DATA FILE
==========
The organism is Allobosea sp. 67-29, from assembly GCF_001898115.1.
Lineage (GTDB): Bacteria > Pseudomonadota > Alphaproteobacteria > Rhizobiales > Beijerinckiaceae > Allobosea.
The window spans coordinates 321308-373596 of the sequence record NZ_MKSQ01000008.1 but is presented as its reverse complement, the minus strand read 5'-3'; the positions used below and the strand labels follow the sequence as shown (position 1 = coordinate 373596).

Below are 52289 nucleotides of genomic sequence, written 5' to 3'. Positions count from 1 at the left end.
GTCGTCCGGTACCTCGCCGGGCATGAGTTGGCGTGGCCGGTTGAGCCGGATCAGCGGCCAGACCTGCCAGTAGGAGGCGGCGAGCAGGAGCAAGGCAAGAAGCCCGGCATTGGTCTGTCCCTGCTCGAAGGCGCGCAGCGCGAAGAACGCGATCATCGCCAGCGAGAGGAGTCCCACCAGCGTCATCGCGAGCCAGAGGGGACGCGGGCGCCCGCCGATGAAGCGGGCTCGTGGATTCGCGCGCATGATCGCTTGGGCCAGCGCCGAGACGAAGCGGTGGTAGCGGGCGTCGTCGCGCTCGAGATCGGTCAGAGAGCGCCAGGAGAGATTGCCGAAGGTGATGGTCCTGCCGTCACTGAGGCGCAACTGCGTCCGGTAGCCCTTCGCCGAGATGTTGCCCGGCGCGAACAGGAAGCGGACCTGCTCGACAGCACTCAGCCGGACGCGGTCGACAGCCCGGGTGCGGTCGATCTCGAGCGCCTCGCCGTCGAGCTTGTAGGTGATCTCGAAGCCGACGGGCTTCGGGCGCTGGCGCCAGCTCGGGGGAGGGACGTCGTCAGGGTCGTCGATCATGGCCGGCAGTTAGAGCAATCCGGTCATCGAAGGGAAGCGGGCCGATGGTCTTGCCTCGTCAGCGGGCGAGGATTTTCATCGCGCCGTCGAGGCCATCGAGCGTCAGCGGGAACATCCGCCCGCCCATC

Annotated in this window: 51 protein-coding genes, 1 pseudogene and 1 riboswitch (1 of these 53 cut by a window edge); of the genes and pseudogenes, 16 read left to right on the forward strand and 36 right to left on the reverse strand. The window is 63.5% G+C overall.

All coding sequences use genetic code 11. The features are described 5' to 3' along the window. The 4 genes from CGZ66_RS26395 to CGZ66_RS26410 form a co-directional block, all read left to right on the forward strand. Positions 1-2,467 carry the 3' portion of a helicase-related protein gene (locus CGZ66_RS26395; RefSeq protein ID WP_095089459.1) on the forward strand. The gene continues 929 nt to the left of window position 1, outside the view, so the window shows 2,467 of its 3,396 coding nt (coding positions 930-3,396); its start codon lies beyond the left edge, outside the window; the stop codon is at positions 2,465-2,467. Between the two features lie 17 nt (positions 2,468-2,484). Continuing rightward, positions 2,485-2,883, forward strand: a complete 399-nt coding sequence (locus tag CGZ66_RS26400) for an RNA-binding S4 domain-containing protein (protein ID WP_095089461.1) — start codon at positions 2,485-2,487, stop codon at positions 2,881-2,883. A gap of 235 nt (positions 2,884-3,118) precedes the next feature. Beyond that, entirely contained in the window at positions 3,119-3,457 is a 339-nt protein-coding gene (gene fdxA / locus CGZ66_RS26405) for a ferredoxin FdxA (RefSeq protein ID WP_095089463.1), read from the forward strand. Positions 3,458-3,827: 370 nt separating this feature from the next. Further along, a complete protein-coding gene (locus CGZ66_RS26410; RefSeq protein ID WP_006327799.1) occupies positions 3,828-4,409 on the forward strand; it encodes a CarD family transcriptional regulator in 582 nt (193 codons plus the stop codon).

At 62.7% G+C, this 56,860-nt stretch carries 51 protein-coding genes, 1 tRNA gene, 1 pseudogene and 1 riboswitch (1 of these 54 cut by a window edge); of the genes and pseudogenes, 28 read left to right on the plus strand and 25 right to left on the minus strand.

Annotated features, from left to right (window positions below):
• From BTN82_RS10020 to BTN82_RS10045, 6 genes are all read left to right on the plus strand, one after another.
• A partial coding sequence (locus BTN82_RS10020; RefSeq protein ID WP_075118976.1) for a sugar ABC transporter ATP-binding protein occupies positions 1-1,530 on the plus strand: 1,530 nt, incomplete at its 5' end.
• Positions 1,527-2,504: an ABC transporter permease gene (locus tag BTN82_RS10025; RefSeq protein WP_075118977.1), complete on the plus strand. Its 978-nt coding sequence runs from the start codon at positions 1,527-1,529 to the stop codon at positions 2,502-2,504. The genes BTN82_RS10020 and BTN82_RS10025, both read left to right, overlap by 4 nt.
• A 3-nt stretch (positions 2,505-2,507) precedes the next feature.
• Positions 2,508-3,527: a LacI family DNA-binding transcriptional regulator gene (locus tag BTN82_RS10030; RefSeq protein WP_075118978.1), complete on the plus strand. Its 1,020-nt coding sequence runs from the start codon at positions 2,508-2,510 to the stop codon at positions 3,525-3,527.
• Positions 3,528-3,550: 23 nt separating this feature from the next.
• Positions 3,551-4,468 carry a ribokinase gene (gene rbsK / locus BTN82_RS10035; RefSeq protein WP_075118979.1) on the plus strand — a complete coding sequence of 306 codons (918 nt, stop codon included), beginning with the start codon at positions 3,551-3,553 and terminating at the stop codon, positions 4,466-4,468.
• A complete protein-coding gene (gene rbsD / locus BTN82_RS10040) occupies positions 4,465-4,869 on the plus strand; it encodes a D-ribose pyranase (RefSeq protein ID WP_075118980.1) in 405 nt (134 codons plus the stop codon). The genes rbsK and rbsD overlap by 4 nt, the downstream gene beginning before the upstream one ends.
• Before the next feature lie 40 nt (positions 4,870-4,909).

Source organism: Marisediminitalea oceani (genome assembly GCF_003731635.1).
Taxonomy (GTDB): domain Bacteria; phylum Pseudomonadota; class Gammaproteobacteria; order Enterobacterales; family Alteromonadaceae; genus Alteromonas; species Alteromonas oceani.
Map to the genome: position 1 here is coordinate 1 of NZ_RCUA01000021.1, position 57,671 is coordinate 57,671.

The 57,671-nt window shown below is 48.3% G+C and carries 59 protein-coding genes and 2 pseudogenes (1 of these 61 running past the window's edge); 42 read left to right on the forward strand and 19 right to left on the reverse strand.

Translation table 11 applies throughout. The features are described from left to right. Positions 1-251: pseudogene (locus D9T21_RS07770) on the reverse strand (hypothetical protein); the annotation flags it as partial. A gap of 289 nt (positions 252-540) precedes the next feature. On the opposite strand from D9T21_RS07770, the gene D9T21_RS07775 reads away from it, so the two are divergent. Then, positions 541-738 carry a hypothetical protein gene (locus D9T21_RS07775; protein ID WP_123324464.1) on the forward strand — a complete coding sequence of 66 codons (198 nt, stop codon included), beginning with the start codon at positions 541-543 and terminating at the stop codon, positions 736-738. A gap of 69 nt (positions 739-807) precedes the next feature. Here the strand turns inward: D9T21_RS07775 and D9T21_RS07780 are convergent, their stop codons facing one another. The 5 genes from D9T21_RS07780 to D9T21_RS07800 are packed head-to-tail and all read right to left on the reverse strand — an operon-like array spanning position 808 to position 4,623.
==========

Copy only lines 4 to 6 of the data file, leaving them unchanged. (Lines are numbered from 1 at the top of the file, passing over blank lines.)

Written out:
Below are 52289 nucleotides of genomic sequence, written 5' to 3'. Positions count from 1 at the left end.
GTCGTCCGGTACCTCGCCGGGCATGAGTTGGCGTGGCCGGTTGAGCCGGATCAGCGGCCAGACCTGCCAGTAGGAGGCGGCGAGCAGGAGCAAGGCAAGAAGCCCGGCATTGGTCTGTCCCTGCTCGAAGGCGCGCAGCGCGAAGAACGCGATCATCGCCAGCGAGAGGAGTCCCACCAGCGTCATCGCGAGCCAGAGGGGACGCGGGCGCCCGCCGATGAAGCGGGCTCGTGGATTCGCGCGCATGATCGCTTGGGCCAGCGCCGAGACGAAGCGGTGGTAGCGGGCGTCGTCGCGCTCGAGATCGGTCAGAGAGCGCCAGGAGAGATTGCCGAAGGTGATGGTCCTGCCGTCACTGAGGCGCAACTGCGTCCGGTAGCCCTTCGCCGAGATGTTGCCCGGCGCGAACAGGAAGCGGACCTGCTCGACAGCACTCAGCCGGACGCGGTCGACAGCCCGGGTGCGGTCGATCTCGAGCGCCTCGCCGTCGAGCTTGTAGGTGATCTCGAAGCCGACGGGCTTCGGGCGCTGGCGCCAGCTCGGGGGAGGGACGTCGTCAGGGTCGTCGATCATGGCCGGCAGTTAGAGCAATCCGGTCATCGAAGGGAAGCGGGCCGATGGTCTTGCCTCGTCAGCGGGCGAGGATTTTCATCGCGCCGTCGAGGCCATCGAGCGTCAGCGGGAACATCCGCCCGCCCATC

Annotated in this window: 51 protein-coding genes, 1 pseudogene and 1 riboswitch (1 of these 53 cut by a window edge); of the genes and pseudogenes, 16 read left to right on the forward strand and 36 right to left on the reverse strand. The window is 63.5% G+C overall.